The Sambucus tree, a flowering plant in the Adoxaceae family, is known by numerous other names, including elderberry.

Sambucus nigra, often known as European elderberry or black elder, is the most prevalent kind. This tree is native to Europe, although it is also commonly planted in other areas of the globe.

Elderflowers are clusters of tiny white or cream-colored flowers that grow up to 30 feet (9 metres) tall on S. nigra. Small black or blue-black clusters of berries might be found.

The berries are extremely sour and must be cooked before being consumed. Raw or cooked, the blossoms have a subtle muscat fragrance and can be either raw or cooked.

The American elder, dwarf elder, blue elderberry, danewort, red-fruited elder, and antelope brush are some of the other types.

Various components of the elderberry tree have been utilised for medical and culinary reasons throughout history.

Pain treatment, swelling, inflammation, increasing urine output, and producing sweating have all been utilised with the flowers and leaves in the past. The bark was employed as a diuretic, laxative, and a vomiting inducer.

The dried berries or juice are used as a laxative and diuretic in folk medicine to treat influenza, infections, sciatica, headaches, tooth pain, heart discomfort, and nerve pain.

The berries can also be cooked to produce elderberry juice, jams, chutneys, pies, and elderberry wine. The blossoms are frequently incorporated into tea or cooked with sugar to produce a delicious syrup.

Health benefits of elderberry

Anthocyanin is responsible for many of elderberry’s health advantages. Anthocyanin functions as an antioxidant by ridding the body of free radicals that cause DNA damage in cells. It also possesses antiviral effects, which might help to prevent or lessen the severity of several common illnesses.

Elderberry also has anti-inflammatory properties, which help to reduce swelling and discomfort by calming the immune system.

1.High in nutrients

Elderberries are a low-calorie, high-antioxidant meal.

Fresh berries include 106 calories, 26.7 grammes of carbohydrates, and less than 1 gramme of fat and protein per cup (145 grammes).

They also offer several nutritional advantages. Elderberries are also known as:

• Vitamin C content is high. A cup of fruit contains 52 milligrams of vitamin C, which is 57 percent of the daily requirement.

• Contains a lot of nutritional fibre. Elderberries include 10 grammes of fibre per cup of fresh berries, which is roughly 36% of the daily recommended amount.

• It’s high in phenolic acids. These chemicals are powerful antioxidants that can aid in the reduction of oxidative stress-related damage in the body.

• Flavonols are abundant in this food. The antioxidant flavonols quercetin, kaempferol, and isorhamnetin are found in elderberry. The blooms have up to ten times the amount of flavonols as the fruit.

• Anthocyanins are abundant. These chemicals are powerful antioxidants with anti-inflammatory properties that give the fruit its rich black-purple hue.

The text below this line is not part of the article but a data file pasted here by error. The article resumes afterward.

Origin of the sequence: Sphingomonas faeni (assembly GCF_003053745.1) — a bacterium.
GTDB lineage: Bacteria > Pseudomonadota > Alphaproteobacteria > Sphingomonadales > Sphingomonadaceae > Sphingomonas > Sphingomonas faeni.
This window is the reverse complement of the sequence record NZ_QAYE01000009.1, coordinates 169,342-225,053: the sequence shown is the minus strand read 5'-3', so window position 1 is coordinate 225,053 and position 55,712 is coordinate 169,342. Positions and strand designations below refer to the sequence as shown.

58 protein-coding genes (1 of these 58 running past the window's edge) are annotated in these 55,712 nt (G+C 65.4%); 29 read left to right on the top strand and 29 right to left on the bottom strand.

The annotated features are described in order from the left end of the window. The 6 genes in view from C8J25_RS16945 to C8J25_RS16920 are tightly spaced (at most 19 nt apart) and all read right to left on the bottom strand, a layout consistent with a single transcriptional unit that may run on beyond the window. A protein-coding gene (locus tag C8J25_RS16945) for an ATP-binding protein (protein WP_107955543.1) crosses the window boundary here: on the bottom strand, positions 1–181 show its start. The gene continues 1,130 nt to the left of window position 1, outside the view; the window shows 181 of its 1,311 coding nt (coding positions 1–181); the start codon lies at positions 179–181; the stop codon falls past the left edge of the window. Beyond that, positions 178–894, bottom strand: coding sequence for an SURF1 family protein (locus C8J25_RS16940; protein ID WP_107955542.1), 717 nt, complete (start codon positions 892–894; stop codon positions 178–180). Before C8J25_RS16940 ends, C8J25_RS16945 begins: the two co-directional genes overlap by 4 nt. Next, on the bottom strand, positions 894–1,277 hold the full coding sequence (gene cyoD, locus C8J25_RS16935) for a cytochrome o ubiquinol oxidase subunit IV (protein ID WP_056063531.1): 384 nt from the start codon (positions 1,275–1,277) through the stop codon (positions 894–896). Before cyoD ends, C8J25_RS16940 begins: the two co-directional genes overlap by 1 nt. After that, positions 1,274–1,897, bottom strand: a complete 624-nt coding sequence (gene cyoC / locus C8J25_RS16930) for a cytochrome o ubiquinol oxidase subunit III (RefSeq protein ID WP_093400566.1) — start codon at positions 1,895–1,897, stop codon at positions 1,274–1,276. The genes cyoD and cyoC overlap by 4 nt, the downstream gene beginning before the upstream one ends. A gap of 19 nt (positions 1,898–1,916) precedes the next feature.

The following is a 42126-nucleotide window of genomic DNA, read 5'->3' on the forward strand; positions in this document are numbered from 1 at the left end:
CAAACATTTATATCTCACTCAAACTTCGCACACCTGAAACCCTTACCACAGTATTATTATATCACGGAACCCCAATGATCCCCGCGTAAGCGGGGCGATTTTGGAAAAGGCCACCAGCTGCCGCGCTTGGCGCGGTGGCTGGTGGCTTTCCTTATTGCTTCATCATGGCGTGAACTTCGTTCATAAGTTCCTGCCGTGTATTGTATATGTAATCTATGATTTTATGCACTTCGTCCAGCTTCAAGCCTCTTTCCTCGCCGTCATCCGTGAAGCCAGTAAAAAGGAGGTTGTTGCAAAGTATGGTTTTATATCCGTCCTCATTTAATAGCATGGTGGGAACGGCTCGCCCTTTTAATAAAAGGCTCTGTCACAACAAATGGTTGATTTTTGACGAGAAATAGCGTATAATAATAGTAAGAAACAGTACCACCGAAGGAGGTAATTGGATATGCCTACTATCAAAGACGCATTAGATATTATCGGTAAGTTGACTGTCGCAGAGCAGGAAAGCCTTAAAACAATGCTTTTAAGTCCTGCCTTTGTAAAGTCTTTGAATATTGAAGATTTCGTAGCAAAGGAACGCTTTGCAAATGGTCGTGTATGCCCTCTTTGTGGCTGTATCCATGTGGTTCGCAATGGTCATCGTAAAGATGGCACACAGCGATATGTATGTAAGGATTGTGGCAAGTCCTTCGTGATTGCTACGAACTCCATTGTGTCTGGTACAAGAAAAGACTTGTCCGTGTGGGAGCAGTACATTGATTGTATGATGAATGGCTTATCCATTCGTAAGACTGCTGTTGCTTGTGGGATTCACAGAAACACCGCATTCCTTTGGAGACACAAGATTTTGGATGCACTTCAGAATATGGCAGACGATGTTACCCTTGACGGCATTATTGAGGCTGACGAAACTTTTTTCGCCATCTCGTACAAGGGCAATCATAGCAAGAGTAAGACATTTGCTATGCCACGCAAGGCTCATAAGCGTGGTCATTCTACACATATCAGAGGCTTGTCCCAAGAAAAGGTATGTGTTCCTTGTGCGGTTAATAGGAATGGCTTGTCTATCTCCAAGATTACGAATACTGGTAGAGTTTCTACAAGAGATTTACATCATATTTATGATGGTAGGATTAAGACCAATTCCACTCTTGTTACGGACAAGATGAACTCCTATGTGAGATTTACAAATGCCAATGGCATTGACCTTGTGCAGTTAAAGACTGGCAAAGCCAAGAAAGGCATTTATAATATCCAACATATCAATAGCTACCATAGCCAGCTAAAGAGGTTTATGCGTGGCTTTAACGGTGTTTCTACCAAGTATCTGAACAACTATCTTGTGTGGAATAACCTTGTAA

The specific nutritional profile of elderberries is determined by:

• the variety of plant

• ripeness of the berries

• environmental and climatic conditions

2.Colds and flu

Elderberry juice syrup has been used as a home treatment for colds and flu, both of which are caused by viruses, for millennia. If consumed within 48 hours of the onset of symptoms, the syrup is thought to lessen the severity and duration of the illness. This assertion is backed up by early data from tiny research.

Elderberry was found to significantly decrease upper-airway symptoms in a 2019 research for both cold and flu.

3. High in antioxidants

Reactive molecules are produced during regular metabolism and can build up in the body. This can result in oxidative stress, which can lead to illnesses including diabetes type 2 and cancer.

Antioxidants, which include vitamins, phenolic acids, and flavonoids, are natural components of meals that can aid in the removal of reactive molecules. Antioxidant-rich diets may help avoid chronic illness, according to research.

The elderberry plant’s blooms, fruits, and leaves are all high in antioxidants. One of the berries’ anthocyanins, for example, has 3.5 times the antioxidant activity of vitamin E.

Elderberry was shown to be one of the most efficient antioxidants in one study comparing 15 different sorts of berries and another study comparing different types of wine.

Furthermore, one study discovered that people’s antioxidant level improved 1 hour after consuming 400 mL of elderberry juice. Elderberry extract was also found to help decrease inflammation and oxidative tissue damage in rats in another investigation.

While elderberry has showed promise in the lab, there is currently a lack of human and animal studies. In general, including it in one’s diet has a minor impact on antioxidant status.

Elderberries’ antioxidant activity can also be reduced by processing them, such as extraction, boiling, or juicing.

As a result, items such as syrups, juices, teas, and jams may provide fewer advantages than those observed in laboratory research.

4. Good for heart health

Some indicators of heart and blood vessel health may respond favourably to elderberry.

Elderberry juice has been demonstrated in studies to lower blood fat levels and cholesterol levels. Furthermore, a diet rich in flavonoids such as anthocyanins has been linked to a lower risk of heart disease.

A diet rich in black elderberry, on the other hand, decreased cholesterol levels in the liver and aorta but not in the blood in mice with high cholesterol.

Rats fed diets containing polyphenols derived from elderberry had lower blood pressure, according to another research.